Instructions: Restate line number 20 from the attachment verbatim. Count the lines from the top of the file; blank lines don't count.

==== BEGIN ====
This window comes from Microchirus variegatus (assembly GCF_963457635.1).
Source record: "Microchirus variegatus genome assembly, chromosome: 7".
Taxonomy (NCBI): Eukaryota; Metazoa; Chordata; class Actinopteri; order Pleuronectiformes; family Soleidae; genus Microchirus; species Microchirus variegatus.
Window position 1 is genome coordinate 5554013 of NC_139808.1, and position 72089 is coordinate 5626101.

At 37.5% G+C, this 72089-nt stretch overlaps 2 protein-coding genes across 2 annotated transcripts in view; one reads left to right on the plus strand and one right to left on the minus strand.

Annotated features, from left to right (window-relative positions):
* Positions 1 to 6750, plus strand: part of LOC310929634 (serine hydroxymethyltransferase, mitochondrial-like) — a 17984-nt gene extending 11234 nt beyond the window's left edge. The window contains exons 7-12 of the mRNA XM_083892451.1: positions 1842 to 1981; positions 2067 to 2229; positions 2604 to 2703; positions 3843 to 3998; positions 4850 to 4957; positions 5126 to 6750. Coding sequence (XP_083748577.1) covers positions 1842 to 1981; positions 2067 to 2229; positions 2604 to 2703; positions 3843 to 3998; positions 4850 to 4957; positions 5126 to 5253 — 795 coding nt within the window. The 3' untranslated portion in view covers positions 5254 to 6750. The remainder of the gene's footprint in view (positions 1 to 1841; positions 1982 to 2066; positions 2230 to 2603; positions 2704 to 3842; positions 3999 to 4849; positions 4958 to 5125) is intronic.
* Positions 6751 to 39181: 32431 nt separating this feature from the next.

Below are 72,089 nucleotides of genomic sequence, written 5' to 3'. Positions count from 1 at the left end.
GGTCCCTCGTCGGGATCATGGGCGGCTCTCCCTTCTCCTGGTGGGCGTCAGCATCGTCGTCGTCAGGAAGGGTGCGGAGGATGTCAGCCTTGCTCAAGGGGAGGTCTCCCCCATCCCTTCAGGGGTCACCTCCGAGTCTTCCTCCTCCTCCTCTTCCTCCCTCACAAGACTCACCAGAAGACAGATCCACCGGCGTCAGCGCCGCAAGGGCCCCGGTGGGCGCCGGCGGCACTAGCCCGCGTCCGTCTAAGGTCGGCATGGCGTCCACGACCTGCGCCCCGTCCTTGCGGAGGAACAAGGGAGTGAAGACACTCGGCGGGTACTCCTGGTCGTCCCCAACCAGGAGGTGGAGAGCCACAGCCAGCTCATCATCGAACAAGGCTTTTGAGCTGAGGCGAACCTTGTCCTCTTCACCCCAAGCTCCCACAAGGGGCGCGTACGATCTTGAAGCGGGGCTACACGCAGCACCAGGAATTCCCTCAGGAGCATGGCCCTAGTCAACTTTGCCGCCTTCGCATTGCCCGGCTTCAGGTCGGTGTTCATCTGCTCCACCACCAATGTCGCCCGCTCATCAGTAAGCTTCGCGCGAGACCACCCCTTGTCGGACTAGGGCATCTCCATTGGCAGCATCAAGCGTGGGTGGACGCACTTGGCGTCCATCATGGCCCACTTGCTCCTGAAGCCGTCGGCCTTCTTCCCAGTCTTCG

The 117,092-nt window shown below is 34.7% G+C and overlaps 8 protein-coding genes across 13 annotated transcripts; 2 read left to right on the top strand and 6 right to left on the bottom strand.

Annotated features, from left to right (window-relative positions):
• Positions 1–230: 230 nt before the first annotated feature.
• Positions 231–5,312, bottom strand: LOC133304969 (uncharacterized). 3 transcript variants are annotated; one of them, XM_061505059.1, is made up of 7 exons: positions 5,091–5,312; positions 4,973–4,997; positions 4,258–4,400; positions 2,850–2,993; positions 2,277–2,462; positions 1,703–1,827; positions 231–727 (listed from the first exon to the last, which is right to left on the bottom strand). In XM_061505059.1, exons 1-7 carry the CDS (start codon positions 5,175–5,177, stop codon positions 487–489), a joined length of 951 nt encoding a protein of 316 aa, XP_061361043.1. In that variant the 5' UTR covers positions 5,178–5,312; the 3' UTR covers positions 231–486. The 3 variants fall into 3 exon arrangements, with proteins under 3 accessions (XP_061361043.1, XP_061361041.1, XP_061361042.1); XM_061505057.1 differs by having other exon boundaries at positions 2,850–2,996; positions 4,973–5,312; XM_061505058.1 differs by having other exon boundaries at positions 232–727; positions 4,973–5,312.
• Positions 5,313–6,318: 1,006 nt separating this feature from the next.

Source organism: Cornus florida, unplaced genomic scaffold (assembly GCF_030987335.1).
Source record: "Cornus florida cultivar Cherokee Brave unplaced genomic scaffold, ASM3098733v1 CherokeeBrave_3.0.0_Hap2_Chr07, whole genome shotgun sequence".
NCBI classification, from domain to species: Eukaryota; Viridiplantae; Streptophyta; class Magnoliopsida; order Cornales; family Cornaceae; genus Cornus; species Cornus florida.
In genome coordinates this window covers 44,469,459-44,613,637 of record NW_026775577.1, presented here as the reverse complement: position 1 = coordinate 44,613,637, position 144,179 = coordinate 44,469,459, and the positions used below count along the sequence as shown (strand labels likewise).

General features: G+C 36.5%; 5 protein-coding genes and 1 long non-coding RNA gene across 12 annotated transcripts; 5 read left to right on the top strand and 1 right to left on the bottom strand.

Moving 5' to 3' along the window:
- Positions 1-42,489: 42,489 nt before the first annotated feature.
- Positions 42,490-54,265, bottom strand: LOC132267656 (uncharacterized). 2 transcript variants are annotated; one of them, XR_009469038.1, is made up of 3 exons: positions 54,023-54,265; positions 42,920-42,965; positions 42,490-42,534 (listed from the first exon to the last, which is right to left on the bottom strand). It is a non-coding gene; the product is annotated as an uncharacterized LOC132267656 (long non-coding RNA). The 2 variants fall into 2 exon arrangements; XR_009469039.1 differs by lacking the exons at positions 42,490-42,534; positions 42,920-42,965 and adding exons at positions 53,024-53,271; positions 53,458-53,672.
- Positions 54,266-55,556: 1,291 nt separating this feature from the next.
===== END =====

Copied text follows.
General features: G+C 36.5%; 5 protein-coding genes and 1 long non-coding RNA gene across 12 annotated transcripts; 5 read left to right on the top strand and 1 right to left on the bottom strand.